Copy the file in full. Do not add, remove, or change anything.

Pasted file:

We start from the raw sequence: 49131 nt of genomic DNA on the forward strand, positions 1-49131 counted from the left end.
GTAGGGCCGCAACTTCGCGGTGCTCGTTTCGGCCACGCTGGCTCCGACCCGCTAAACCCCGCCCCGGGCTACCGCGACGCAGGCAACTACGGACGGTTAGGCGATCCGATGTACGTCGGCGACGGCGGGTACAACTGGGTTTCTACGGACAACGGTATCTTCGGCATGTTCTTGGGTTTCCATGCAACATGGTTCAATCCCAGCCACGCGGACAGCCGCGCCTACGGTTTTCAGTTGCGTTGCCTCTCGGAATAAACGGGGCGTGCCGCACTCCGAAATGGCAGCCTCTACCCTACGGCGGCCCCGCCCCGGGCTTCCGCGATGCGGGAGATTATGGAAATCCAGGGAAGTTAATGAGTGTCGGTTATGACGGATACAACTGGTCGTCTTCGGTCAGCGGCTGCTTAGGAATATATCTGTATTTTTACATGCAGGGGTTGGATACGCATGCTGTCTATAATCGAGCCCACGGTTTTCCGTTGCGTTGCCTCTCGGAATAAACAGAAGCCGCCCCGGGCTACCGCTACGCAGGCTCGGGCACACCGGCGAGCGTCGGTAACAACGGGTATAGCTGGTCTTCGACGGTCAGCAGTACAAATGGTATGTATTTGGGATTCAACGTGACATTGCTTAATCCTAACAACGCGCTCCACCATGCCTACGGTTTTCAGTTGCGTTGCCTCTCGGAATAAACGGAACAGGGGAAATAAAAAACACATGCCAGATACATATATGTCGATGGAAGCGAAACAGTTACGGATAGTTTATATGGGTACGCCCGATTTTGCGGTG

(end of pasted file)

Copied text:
We start from the raw sequence: 49131 nt of genomic DNA on the forward strand, positions 1-49131 counted from the left end.
GTAGGGCCGCAACTTCGCGGTGCTCGTTTCGGCCACGCTGGCTCCGACCCGCTAAACCCCGCCCCGGGCTACCGCGACGCAGGCAACTACGGACGGTTAGGCGATCCGATGTACGTCGGCGACGGCGGGTACAACTGGGTTTCTACGGACAACGGTATCTTCGGCATGTTCTTGGGTTTCCATGCAACATGGTTCAATCCCAGCCACGCGGACAGCCGCGCCTACGGTTTTCAGTTGCGTTGCCTCTCGGAATAAACGGGGCGTGCCGCACTCCGAAATGGCAGCCTCTACCCTACGGCGGCCCCGCCCCGGGCTTCCGCGATGCGGGAGATTATGGAAATCCAGGGAAGTTAATGAGTGTCGGTTATGACGGATACAACTGGTCGTCTTCGGTCAGCGGCTGCTTAGGAATATATCTGTATTTTTACATGCAGGGGTTGGATACGCATGCTGTCTATAATCGAGCCCACGGTTTTCCGTTGCGTTGCCTCTCGGAATAAACAGAAGCCGCCCCGGGCTACCGCTACGCAGGCTCGGGCACACCGGCGAGCGTCGGTAACAACGGGTATAGCTGGTCTTCGACGGTCAGCAGTACAAATGGTATGTATTTGGGATTCAACGTGACATTGCTTAATCCTAACAACGCGCTCCACCATGCCTACGGTTTTCAGTTGCGTTGCCTCTCGGAATAAACGGAACAGGGGAAATAAAAAACACATGCCAGATACATATATGTCGATGGAAGCGAAACAGTTACGGATAGTTTATATGGGTACGCCCGATTTTGCGGTG